Rumore (Italy):

Kryptische Botschaften aus einer dunklen Moderne sendet das Düsseldorfer Duo Strafe Für Rebellion (bzw. Strafe F.R.) seit vierzig Jahren. Sie sind seither kontinuierlich aktiv, obwohl in ihrem Veröffentlichungskatalog eine fast zwanzigjährige Pause klafft. Seit kurzem mehren sich die Lebenszeichen jedoch wieder und mit The Bird Was Stolen (Touch) geben sie nach all der verlorenen Zeit ein ziemlich definitives Statement ab, dass die verschiedenen Phasen ihres experimentellen und jegliche Formatierung scheuenden Wirkens Revue passieren lässt und nahtlos weiterführt. Das Album sammelt vorwiegend filmisch dräuenden Dark Ambient mit aggressiven und disruptiven Sounds, aber auch avantgardistische Sound-Collagen mit eingefrorenen Industrial-Beats und -Dubs.

Blow Up (Italy):

Kathodik (Italy):

Attivo dal 1979 (con una pausa produttiva da metà anni novanta sino al 2014), il duo Strafe F. R. (abbreviazione del più esteso Strafe Für Rebellion) formato da Bernd Kastner e Sigfried Michail Syniuga, torna a farsi sentire con quest’ottimo The Bird Was Stolen che segue il loro ritorno sulle scene ‘Sulphur Spring’.

Un suono alieno di questi tempi, che raschia e ingloba ruggini, lamiere, distorsioni, voci e vocine (spappolate, tritate e stirate), ritmi sghembi e strumentazione homemade, fiati e sfiati, corde in azione trasfigurante, registrazioni d’ambiente, nastri e un certosino lavoro di taglia e cuci in fase post.

Materia ondivaga che inquieta e non s’addomestica come carta da parati acustica.
Ci sono parecchie nevrosi urbane diluite su sfondo/collage ballardiano in The Bird Was Stolen. Stridenti rotative ingrippate/dialoganti e notevoli intestardimenti ritmici.
Apron delle porte che probabilmente non interesseranno più a molti, ma attenzione, perché il colpo d’occhio offerto, è unico nel suo genere (quasi da sacred music tipo Factrix per intenderci, ma con minor tasso ansiogeno).
Aggiungo soltanto: daje!

The Sound Projector (UK):

Dusseldorf combo Strafe Für Rebellion started life in the late 1970’s as the duo of Bernd Kastner and Siegfried Michail Syniuga, who made a series of records under that name for Soleilmoon, Staalplaat, and Touch. I never studied any of their 1980’s –1990’s work, but I’m getting the impression it was mostly voice/text based cut-up work, heavy on the distortion, and with something of an ‘industrial’ undercurrent. There’s certainly something a tad foreboding about a record called A Soundless Message of Death, but that was in 1984 when such weighty matters were occupying the minds of many neurotics.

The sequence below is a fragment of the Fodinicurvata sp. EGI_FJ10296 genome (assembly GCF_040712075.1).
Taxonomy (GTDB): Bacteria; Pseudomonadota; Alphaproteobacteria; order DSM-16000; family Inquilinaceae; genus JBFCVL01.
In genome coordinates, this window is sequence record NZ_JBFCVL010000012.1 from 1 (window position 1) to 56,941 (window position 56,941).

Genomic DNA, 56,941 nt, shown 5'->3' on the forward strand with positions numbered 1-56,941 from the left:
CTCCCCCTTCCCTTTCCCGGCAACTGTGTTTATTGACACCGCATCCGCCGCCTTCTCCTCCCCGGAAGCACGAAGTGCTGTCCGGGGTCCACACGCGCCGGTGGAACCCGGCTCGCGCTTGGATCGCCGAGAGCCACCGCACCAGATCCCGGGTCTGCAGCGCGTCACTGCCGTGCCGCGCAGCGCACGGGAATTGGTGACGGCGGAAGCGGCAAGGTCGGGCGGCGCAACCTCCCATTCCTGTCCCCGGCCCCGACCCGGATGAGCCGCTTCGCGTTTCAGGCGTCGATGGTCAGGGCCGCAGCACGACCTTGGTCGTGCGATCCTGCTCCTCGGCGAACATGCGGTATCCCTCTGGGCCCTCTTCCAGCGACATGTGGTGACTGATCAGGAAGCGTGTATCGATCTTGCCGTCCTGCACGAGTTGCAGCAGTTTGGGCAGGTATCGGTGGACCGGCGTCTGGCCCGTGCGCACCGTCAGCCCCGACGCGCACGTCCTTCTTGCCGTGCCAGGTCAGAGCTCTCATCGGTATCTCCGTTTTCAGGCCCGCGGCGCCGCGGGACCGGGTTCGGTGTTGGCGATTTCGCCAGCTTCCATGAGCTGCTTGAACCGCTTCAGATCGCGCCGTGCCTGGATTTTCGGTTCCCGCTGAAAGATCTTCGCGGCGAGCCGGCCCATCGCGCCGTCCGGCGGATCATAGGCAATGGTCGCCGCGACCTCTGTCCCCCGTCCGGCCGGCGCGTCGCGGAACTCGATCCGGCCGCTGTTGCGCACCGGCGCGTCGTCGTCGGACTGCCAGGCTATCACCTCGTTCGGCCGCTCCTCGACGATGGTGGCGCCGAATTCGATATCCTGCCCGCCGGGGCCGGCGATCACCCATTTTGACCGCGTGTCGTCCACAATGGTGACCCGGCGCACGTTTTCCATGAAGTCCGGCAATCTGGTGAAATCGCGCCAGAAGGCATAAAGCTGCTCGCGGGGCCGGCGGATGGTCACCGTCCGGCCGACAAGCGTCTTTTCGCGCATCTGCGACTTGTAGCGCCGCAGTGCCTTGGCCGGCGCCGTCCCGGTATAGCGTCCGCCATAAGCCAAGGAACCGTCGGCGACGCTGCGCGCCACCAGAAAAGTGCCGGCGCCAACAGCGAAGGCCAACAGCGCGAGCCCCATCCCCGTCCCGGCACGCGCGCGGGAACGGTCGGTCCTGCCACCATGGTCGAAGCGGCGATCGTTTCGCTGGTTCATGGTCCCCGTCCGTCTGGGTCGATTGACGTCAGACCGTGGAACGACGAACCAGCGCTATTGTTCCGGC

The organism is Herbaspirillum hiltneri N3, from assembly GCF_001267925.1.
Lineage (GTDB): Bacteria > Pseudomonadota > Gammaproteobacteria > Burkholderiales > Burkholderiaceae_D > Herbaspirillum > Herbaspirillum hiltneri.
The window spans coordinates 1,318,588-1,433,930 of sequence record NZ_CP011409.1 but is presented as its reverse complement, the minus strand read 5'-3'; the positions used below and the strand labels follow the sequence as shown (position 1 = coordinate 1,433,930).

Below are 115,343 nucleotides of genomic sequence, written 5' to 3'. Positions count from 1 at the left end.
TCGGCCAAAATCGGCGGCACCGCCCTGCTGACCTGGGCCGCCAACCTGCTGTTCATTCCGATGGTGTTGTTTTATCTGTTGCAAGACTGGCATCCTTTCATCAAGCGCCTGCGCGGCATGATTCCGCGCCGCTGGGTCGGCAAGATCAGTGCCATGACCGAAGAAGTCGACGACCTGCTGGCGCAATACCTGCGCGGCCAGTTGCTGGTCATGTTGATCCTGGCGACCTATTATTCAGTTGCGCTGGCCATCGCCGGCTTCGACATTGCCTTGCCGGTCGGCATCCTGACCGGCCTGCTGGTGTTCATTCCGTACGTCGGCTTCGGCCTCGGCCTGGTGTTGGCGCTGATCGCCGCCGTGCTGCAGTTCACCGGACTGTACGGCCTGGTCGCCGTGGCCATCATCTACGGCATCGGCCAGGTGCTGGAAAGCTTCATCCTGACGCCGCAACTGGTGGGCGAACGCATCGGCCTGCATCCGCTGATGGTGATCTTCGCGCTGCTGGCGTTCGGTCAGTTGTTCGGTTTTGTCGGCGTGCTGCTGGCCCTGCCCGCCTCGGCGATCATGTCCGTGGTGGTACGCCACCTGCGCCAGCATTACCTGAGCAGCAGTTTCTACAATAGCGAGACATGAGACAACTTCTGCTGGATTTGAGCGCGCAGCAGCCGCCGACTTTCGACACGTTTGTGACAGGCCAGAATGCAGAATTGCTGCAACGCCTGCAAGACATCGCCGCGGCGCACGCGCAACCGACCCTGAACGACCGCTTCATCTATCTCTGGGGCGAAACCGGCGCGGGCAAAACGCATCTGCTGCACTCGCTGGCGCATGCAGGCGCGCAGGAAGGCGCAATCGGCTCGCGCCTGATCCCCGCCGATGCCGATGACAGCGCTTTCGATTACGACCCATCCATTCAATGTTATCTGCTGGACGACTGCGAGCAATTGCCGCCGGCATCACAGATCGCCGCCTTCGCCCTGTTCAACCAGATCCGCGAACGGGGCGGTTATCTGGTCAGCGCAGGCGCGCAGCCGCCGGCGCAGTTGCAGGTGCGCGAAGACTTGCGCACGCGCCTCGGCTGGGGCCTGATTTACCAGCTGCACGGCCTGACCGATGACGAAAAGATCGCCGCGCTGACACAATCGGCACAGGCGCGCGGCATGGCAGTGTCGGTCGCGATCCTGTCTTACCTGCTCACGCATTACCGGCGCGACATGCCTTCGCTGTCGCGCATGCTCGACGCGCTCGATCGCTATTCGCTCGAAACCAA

They’re here today in a new-ish incarnation, appearing as Strafe F.R., and joining forces with a female vocalist named Caterina De Re. On The Bird Was Stolen (TOUCH TO:110), their first release since their 2014 ‘comeback’ album Sulphur Spring, you can enjoy 14 examples of their studio craft. Evidently they have become highly proficient with digital technique and evolved their edgy, alarming musique-concrète style into the area of avant-techno and deep-dark ambient, all undertaken on their own highly individual terms of course, to produce some deeply ugly and unsettling abstract noise episodes. The voice elements are distorted and transmutated into all sorts of new and terrifying shapes, extreme enough to give Henri Chopin permanent cardiac arrest; in places it’s only barely possible to recognise a human being’s larynx at work.

The more alarming cuts are front-loaded at the start of the CD; ‘Aconite’ for instance, is like hearing absurdist poetry recited by merciless robots from the future, while on ‘Anophleis’, the voice of Caterina De Re is remade by extreme studio digital-malarkey into some grotesque evil hybrid of Bjork and Clare Grogan, swimming for dear life in a vat of green acid. Other tracks, like the highly evocative ‘Golden Stomach’, seem to downplay the voice components in favour of contemporary industrial noise-experimentation, scads of digital delay and reverb, and mysterious instrumental passages floating in among the heavy hammer-blows of percussive sounds. So far this is like an update on H.N.A.S. – it’s got the same streak of cruelty and sardonic absurdity, and a Dadaist touch of mischief that makes the creators want to poison every sound they touch, infecting it with unnatural cancers and shape-shifting properties.

This strong meat will take a bit of digesting; better line your own ‘Golden Stomach’ before you partake, but it’s superbly crafted and I have a feeling it’s possible to acquire a taste for it. [Ed Pinsent]